The family of a teenager stabbed to death in an upmarket Cheshire village has won the right to have a judicial review into his inquest findings.
Joshua Molnar stabbed Yousef Makki with a flick knife after the two, both then aged 17, had a row in Hale Barns on the evening of March 2nd 2019.
Molnar, from a wealthy Cheshire family, was cleared of murder and manslaughter following a trial at Manchester Crown Court four months later.
He claimed self-defence and told the jury that knives were produced after they argued and there was a "coming together", the court heard.
Molnar, Yousef and another youth, Adam Chowdhary, then 17, had all carried knives that night.
Molnar was jailed for 16 months for possession of a knife in a public place and perverting the course of justice by lying to police at the scene.
Lawyers for the Makki family at the inquest into Yousef's death argued that because the standard of proof in a criminal trial is "beyond reasonable doubt" while the standard during inquests is lower, being "on the balance of probabilities", the coroner could conclude Yousef was unlawfully killed.
Alistair Webster QC, representing Molnar at the inquest, in final legal submissions to the coroner, said Yousef's death was simply a "terrible accident".
Alison Mutch, senior coroner for Greater Manchester South, following a week of evidence last November, concluded she could not be sure of the "precise sequence of events" and ruled out both unlawful killing and accidental death as a conclusion.
Matthew Stanbury, representing the Makki family at a hearing at the High Court in Manchester on Wednesday, claimed the coroner's ruling, that what happened could not be known, was "inevitable" due to the failure to analyse and "grapple" with central issues in the case.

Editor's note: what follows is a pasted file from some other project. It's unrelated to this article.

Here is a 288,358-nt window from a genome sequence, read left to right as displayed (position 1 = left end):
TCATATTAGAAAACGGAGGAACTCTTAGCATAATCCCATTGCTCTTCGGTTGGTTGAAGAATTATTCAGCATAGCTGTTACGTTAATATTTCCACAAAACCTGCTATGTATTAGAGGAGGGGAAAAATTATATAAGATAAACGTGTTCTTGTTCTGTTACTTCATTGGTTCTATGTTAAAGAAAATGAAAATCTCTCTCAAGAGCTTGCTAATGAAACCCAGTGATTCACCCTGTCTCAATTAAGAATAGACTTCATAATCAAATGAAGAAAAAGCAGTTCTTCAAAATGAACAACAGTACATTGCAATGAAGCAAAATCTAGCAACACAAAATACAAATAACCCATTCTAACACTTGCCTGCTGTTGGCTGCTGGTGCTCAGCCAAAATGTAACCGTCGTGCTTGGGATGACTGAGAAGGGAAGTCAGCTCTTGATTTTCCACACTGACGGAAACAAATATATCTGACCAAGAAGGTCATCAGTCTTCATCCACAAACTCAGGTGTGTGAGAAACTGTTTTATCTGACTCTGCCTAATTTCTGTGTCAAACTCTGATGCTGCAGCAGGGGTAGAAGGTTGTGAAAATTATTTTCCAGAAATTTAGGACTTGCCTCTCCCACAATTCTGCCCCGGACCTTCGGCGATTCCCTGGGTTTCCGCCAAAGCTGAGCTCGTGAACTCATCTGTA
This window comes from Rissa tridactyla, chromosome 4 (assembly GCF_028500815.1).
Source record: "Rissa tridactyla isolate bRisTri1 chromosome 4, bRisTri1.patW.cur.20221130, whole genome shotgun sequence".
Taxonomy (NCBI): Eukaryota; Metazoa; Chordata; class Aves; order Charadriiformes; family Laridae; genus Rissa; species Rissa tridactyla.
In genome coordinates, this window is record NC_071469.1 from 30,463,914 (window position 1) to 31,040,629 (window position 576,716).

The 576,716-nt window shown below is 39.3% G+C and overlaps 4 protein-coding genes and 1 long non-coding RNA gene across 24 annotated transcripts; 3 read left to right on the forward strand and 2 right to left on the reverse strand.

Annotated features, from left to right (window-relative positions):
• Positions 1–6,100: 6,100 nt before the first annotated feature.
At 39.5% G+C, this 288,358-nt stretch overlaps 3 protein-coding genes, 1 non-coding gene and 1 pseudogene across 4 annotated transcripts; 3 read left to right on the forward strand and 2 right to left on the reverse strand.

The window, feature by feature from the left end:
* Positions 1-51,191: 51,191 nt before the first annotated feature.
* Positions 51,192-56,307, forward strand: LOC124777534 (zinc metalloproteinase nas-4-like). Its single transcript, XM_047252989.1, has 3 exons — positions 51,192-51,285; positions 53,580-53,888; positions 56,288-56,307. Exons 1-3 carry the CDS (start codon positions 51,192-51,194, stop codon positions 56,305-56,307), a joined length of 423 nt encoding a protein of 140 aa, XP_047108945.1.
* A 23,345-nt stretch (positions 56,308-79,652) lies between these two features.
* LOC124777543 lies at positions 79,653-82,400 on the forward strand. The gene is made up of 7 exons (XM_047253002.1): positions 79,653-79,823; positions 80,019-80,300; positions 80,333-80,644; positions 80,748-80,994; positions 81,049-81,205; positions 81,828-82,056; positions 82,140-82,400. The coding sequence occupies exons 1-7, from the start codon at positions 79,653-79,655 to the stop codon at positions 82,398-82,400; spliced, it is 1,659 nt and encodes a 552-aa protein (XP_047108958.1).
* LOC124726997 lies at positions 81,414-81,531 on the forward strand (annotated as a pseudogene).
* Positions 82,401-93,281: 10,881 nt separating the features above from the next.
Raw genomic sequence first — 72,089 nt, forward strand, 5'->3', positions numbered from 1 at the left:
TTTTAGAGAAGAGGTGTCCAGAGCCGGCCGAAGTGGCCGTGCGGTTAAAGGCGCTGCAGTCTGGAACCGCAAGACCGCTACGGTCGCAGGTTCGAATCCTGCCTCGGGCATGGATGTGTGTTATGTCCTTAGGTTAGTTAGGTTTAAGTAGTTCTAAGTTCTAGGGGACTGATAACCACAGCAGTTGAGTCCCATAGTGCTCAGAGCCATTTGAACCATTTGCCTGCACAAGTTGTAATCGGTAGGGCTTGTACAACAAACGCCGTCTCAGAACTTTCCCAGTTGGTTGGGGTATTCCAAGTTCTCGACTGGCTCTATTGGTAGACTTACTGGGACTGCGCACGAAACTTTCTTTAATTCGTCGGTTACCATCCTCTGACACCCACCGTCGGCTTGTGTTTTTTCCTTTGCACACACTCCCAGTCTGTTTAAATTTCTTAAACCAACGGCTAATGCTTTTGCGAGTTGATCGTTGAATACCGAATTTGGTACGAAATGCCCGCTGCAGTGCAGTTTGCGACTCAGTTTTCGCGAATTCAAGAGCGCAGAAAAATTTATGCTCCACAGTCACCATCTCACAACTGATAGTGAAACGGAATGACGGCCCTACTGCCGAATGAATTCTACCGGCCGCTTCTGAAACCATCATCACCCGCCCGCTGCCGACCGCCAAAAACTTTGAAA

Mr Stanbury said the issues included Molnar's credibility and "numerous lies", his state of mind at the time of the stabbing, the question of who was the first to take out a knife and pathological evidence.
He asked for permission for a judicial review in the hope of holding a fresh inquest in due course before the chief coroner or a judge.
Mrs Justice Heather Williams granted permission for the judicial review and after she left the courtroom a round of applause broke out from the Makki family and supporters.
Yousef's father, Ghaleb Makki, said: "There's still a long way to go but it's a small step in the right direction."
Yousef's sister Jade Akoum said she was "overwhelmed by the decision and had braced herself for bad news."
Mr Stanbury said: "Today is a significant step forward and we are optimistic about getting a fresh inquest."
Yousef, from a single-parent family from south Manchester, won a scholarship to the £12,000-a-year Manchester Grammar School, where Chowdhary was also a pupil and they became good friends.
Along with Molnar they acted out fantasies of being "middle class gangsters" and toyed with weapons, the trial heard.
Chowdhary had bought two flick knives from an online website, Wish, for himself and Yousef, and told police he did not see what had happened between Yousef and Molnar.
Chowdhary was cleared of perverting the course of justice by the jury at his trial but admitted possession of a flick knife and was given a four-month detention order.
It is likely the judicial review will not take place for at least three months, a date and venue has yet to be determined.